Electrically powered toothbrushes were invented in 1939 in Switzerland, intended to make it easier for the patient to brush his teeth. Squibb and Dr. Scott were the pioneers of the electric toothbrush. Broxodent was the first electric toothbrush introduced for vigorous types of toothbrushers. The first powered toothbrush was designed to use back and forth motion. Other designs use a circular or elliptical motion and still others use a combination of motions. Further newer ones use reciprocating bristle tufts, some use low frequency acoustic energy to enhance cleaning ability. Powered toothbrushes that have shaped tips designed for interproximal cleaning are also available. Modern powered toothbrushes with additional features such as sonic technology to reach further onto proximal surfaces and timers to remind patients to brush longer are considered by some to be superior to manual brushes.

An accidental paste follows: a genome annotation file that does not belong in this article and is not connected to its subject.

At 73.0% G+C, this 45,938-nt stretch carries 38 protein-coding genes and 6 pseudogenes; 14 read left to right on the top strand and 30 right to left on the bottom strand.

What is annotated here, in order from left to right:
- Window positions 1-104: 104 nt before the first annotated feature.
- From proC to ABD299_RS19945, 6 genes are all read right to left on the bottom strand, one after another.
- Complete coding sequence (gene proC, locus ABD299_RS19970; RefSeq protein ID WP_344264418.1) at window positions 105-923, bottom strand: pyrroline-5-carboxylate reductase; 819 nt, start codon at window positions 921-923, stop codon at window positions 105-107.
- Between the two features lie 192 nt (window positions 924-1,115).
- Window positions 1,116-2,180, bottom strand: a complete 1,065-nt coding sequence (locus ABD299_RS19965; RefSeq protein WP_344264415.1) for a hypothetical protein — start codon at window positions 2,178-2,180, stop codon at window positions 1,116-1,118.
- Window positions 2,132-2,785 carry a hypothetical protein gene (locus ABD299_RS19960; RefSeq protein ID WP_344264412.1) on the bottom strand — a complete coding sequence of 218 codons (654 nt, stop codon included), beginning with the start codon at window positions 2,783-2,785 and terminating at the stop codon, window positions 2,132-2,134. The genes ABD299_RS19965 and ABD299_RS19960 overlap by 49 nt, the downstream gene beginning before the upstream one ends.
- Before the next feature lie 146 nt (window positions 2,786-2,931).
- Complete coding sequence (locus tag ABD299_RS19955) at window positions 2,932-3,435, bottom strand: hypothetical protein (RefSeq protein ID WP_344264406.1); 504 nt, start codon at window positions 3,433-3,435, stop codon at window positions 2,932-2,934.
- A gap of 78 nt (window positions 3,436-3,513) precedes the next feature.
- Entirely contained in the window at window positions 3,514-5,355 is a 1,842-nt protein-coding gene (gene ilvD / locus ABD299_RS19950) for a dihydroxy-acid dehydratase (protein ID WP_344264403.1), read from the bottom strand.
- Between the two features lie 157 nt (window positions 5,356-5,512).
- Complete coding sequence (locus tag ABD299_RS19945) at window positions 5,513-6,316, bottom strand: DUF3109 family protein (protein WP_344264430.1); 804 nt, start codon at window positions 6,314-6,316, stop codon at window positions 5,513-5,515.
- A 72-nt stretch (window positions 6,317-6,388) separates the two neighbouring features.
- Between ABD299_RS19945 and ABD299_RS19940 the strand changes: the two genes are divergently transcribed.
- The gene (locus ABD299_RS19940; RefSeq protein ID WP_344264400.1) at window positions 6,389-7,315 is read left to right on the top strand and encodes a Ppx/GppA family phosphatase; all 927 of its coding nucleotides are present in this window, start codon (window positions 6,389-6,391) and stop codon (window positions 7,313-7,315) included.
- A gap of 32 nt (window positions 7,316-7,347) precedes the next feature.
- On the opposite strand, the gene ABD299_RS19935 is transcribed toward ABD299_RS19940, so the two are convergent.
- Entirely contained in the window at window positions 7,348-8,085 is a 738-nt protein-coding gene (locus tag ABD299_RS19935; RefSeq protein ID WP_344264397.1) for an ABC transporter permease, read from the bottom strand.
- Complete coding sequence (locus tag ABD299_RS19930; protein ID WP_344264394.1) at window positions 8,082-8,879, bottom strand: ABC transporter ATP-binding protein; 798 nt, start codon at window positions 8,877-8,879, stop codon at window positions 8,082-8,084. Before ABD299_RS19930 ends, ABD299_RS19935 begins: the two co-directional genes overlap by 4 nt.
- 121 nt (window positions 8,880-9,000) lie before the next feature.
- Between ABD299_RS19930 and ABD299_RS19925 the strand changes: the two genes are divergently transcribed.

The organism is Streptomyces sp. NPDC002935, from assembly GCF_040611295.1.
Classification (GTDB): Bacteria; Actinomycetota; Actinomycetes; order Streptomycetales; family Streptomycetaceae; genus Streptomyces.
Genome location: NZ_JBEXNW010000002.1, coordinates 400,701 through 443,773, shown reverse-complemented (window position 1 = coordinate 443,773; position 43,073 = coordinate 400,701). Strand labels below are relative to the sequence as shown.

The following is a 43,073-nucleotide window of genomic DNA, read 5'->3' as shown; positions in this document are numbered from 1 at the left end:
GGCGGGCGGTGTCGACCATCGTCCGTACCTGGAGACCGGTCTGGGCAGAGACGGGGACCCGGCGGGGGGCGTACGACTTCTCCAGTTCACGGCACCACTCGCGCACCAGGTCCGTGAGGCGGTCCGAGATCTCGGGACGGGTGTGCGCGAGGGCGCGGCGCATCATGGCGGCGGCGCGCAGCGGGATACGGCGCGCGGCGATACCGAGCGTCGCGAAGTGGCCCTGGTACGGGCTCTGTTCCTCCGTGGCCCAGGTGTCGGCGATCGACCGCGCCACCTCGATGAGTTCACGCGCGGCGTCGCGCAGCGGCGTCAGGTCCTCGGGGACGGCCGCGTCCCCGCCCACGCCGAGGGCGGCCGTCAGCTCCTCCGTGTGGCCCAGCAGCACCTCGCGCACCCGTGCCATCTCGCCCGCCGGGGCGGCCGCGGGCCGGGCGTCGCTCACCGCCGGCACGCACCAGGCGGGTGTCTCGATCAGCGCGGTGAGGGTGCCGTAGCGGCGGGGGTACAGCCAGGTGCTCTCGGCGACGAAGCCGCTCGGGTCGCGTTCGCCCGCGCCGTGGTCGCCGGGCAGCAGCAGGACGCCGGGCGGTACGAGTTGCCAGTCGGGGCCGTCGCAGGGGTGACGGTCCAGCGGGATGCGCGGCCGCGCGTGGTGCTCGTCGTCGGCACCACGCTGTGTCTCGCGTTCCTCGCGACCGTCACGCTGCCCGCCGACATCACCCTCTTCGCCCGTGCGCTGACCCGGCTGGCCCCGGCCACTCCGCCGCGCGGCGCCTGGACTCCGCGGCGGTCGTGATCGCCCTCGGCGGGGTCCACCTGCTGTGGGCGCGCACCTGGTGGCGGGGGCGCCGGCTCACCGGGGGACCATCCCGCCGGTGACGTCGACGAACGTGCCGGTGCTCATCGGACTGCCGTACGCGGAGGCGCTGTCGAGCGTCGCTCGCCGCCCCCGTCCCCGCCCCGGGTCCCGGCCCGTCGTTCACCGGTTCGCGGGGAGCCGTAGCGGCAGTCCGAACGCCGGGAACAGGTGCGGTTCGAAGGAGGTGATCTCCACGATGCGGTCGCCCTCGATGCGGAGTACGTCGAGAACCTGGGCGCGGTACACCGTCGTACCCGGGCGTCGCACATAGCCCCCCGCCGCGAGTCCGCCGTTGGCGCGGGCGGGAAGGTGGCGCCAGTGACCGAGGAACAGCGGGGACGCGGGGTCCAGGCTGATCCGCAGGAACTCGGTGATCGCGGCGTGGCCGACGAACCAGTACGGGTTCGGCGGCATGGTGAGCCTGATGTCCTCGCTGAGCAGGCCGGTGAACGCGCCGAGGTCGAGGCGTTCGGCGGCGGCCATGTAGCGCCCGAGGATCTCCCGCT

Oral B - Powered Toothbrushes
Powered toothbrushes have been shown to improve oral health for children and adolescents, children with physical and mental disabilities, hospitalized patients including older adults who need to have their teeth cleaned by others, patients with fixed orthodontic appliances, patients with rheumatoid arthritis, children who are well motivated brushers and patients with chronic gum disease.
Powered toothbrushes are generally not superior to manual ones. However they are atleast as good for plaque removal as manual ones. According to the oral hygiene principles first reported by Bass, the one brush that is most commonly recommended by dentists appears to be the four row, multitufted, soft, nylon, handheld toothbrush.
Conclusion – A manual toothbrush is almost equally effective as a powered toothbrush in removing dental plaque which is the root cause for all dental problems. Select a soft to medium toothbrush preferably to clean your teeth without damaging your gums. Any toothbrush you pick should be effective in removing dental plaque from all areas of the mouth and teeth and normally replace your toothbrush every 3 months.
- Carranza’s Clinical Periodontology – 9th Edition
- Evolution of toothbrush – Dr. M. Prakash, IDA Times, Mumbai, June 2008, Pg. 17.